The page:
Year-end Tax Strategies to Consider Now
Whether you anticipate your income taxes to increase next year due to higher earnings or changes due to tax legislation, consider the following before December 31.
To offset capital gains:
- Harvest your losses by selling taxable investments.
- Harvest your gains by selling taxable investments if you have capital loss carryovers or year-to-date losses for the current year. (Beware the IRS “wash sale” rule.)
Defer income and accelerate deductions:
- If possible, defer income and the sale of capital gain property until 2021 or later to postpone taxable income to the following year.
- Bunch itemized medical expenses in the same year in order to meet the threshold percentage of your adjusted gross income to claim such deductions.
- In December, make your January mortgage payment (i.e. the payment due no later than January 15) so that you can deduct the interest on your 2020 tax return.
- If you have concerns that you may be subject to the Alternative Minimum Tax (AMT), seek professional tax guidance before deferring income or accelerating deductions, as your AMT status could limit your ability to benefit from these actions.
- For 2020 only, consider not taking your RMD (CARES Act provision) if you are in a higher income tax bracket in 2020 than you expect to be in 2021 or future years.
Seize retirement planning opportunities and avoid missteps:
- Maximize your IRA contributions. You may be able to deduct annual contributions of up to $6,000 to your traditional IRA and $6,000 to your spouse’s IRA.
- If you are 50 or older, take advantage of catching up on IRA contributions and certain qualified retirement plans. You may be able to contribute and deduct an additional $1,000.
- Required Minimum Distributions are suspended for 2020 under the CARES Act but consider whether to take your RMD if you anticipate being in a higher tax bracket in future years.
- Consider increasing or maximizing your 401(k) and retirement account contributions.
- Consider contributions to a Roth 401(k) plan (if your employer allows and you are in a lower income tax bracket now than you expect to be in the future).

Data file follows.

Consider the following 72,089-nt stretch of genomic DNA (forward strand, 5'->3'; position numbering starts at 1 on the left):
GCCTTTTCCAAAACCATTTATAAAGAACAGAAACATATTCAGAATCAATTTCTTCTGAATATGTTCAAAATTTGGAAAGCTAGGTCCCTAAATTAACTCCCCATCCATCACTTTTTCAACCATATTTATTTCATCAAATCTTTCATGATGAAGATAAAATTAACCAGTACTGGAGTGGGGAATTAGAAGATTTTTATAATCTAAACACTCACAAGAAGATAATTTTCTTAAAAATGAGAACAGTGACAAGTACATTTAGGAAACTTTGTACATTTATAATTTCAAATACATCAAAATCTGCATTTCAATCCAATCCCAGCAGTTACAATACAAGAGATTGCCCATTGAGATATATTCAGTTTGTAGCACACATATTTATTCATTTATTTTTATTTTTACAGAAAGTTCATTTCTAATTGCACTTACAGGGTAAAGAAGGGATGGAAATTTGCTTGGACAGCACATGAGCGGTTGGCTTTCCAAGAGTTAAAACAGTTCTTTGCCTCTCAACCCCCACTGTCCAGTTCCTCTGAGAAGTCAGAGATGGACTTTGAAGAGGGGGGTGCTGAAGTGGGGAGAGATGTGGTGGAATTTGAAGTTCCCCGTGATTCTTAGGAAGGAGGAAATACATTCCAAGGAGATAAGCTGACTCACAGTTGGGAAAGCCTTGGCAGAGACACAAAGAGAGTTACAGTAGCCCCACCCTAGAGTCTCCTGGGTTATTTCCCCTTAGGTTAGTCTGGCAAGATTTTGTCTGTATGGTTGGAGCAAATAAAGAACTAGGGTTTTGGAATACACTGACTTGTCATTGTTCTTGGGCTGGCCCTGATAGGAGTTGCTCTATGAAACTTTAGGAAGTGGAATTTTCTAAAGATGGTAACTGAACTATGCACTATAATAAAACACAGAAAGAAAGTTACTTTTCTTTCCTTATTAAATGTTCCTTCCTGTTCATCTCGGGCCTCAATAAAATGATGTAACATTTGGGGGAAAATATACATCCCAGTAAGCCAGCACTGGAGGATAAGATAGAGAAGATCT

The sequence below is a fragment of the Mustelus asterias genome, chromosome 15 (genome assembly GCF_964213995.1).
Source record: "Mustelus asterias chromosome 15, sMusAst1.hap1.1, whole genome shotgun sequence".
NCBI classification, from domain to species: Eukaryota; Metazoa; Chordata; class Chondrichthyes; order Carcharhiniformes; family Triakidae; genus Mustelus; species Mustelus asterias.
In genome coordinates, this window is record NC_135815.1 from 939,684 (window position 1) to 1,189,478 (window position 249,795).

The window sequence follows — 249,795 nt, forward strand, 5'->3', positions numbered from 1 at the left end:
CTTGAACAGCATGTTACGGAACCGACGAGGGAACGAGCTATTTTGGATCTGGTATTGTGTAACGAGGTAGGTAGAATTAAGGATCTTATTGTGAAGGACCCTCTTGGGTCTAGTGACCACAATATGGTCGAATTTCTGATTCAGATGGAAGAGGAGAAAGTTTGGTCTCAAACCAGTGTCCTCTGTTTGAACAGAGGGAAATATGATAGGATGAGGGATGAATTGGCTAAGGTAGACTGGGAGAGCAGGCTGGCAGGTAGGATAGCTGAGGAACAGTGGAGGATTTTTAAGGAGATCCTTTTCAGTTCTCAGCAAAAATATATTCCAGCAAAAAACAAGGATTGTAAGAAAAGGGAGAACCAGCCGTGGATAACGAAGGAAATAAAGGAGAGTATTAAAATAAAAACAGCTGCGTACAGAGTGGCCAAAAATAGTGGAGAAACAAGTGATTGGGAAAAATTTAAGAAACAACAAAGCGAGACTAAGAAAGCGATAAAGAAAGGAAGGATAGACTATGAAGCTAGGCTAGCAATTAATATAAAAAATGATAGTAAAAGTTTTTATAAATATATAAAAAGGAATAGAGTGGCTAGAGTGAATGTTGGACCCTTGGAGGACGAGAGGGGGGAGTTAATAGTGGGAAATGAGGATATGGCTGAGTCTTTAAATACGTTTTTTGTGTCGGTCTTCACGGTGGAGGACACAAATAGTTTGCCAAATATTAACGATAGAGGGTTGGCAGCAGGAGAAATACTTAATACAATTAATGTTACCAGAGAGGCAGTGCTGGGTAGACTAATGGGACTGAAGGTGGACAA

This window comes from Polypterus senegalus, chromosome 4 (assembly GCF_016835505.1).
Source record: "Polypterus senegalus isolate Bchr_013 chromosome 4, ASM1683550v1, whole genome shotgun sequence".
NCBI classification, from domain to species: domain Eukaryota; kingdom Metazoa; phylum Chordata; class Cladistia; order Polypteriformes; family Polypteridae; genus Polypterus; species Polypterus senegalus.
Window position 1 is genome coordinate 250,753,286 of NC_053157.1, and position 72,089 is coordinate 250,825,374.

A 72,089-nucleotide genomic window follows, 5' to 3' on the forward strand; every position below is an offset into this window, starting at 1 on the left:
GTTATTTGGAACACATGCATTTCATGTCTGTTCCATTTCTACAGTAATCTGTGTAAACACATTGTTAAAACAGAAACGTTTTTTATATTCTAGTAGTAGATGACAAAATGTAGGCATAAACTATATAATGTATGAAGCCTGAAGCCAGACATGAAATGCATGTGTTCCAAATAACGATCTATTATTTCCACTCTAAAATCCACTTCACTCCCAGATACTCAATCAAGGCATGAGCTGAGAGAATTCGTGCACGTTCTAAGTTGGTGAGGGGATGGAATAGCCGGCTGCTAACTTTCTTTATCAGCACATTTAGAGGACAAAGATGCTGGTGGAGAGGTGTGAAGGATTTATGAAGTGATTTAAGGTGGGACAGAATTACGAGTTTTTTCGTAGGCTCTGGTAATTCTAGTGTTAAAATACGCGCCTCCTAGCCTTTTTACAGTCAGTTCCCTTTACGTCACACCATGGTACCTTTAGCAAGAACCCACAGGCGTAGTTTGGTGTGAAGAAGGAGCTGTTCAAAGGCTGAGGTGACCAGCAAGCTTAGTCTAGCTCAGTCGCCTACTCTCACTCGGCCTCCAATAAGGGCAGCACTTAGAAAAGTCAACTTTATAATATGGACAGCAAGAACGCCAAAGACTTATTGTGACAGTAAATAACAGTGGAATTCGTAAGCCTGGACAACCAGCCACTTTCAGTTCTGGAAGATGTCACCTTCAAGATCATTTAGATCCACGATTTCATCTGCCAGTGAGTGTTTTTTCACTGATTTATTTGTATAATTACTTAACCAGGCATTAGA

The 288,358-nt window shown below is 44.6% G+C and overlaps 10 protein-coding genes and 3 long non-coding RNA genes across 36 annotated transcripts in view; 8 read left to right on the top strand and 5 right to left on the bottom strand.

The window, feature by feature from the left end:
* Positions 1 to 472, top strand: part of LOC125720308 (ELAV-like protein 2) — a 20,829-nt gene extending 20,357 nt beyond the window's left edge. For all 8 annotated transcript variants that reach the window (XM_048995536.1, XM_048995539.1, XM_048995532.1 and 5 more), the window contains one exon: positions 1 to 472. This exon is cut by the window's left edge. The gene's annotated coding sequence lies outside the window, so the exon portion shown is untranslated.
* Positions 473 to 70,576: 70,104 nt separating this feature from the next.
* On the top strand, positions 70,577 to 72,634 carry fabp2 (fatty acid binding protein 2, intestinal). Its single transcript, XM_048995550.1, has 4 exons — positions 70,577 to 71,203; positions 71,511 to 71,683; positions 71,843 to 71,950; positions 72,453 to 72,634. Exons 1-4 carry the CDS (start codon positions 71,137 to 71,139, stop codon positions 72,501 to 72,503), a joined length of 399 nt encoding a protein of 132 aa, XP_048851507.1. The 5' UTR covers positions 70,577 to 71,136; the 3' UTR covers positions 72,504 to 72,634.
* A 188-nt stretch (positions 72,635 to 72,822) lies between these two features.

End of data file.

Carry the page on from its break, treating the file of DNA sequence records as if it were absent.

- Avoid mandatory tax withholding by making a direct rollover distribution to an eligible retirement plan, including an IRA. (Avoid taking IRA distributions prior to age 59½ or a 10% early withdrawal penalty may apply.)
- Consider setting up a Roth IRA for each of your children who have earned income.
- Consider converting from a traditional IRA to a Roth IRA if in a low marginal income tax bracket. (Partial Roth IRA conversions are permissible.)
- If you have been impacted by the COVID-19 pandemic as defined by the IRS, you may be eligible to take a COVID-19-related distribution from an eligible retirement plan. (The deadline for taking such a distribution is December 30, 2020, and you may withdraw up to an aggregate limit of $100,000 from all eligible plans and IRAs.)
- If you have business losses that flow through to your individual tax return in 2020, consider a Roth conversion or harvest capital gains to create income that is offset by the business loss.
Gifting and charitable strategies:
- Consider making gifts of up to $15,000 per person and use assets likely to appreciate.
- Make a charitable donation (cash or even old clothes) before the end of the year.
- Use appreciated stock rather than cash when contributing to charities.
- If you are over 70½ in 2020 and would like to make a donation to charity from your IRA, you can donate up to $100,000 each year directly to qualified charities using a Qualified Charitable Distribution.
- Set up a donor-advised fund for an immediate income tax deduction and provide immediate and future benefits to charity over time.
- Consider “bunching” several years of charitable contributions into one year with a gift to a donor-advised fund to make your contributions more tax-efficient.
This material has been prepared for informational purposes only and is not intended to provide, and should not be relied on as, specific tax, legal or accounting advice. Each individual’s situation is unique and may require customized advice. We recommend that you consult your own tax and accounting advisors before engaging in any transaction. Please contact Robert M. Birnbaum, Esq., or Carolyn M. Glynn, Esq. if you are interested in learning more about this or other estate planning topics